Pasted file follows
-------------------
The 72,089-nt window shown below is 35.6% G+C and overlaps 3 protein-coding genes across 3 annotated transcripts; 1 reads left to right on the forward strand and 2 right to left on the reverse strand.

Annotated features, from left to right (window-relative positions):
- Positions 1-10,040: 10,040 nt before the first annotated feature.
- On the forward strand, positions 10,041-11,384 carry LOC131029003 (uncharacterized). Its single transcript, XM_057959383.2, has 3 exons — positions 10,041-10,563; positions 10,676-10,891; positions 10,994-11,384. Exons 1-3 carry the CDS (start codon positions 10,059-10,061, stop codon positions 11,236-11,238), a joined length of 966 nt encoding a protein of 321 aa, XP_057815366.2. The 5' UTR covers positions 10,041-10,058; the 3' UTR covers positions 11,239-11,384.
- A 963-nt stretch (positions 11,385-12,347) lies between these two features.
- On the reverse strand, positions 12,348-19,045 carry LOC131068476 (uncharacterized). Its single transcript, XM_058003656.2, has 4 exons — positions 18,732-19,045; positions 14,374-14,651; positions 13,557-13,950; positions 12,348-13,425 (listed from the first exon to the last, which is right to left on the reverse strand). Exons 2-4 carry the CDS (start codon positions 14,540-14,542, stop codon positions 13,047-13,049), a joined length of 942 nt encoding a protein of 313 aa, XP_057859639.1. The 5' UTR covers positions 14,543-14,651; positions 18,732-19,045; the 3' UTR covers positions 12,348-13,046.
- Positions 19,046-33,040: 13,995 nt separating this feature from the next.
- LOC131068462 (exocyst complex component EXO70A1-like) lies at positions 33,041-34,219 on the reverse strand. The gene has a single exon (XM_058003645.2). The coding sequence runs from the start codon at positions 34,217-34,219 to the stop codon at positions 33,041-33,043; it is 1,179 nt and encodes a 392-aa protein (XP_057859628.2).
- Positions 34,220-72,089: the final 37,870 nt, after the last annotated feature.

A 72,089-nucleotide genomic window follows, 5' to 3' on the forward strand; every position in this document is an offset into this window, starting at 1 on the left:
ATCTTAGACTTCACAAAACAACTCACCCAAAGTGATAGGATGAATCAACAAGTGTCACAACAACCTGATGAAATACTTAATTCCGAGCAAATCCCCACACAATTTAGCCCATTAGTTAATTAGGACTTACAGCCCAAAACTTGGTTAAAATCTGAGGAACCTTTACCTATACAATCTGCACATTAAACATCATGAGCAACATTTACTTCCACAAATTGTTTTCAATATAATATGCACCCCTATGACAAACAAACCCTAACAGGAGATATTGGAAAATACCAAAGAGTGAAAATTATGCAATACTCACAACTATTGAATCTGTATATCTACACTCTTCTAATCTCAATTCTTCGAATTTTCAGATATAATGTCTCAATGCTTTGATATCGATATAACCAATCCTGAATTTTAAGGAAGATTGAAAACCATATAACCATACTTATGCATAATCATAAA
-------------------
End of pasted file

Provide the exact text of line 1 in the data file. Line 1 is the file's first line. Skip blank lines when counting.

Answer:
The 72,089-nt window shown below is 35.6% G+C and overlaps 3 protein-coding genes across 3 annotated transcripts; 1 reads left to right on the forward strand and 2 right to left on the reverse strand.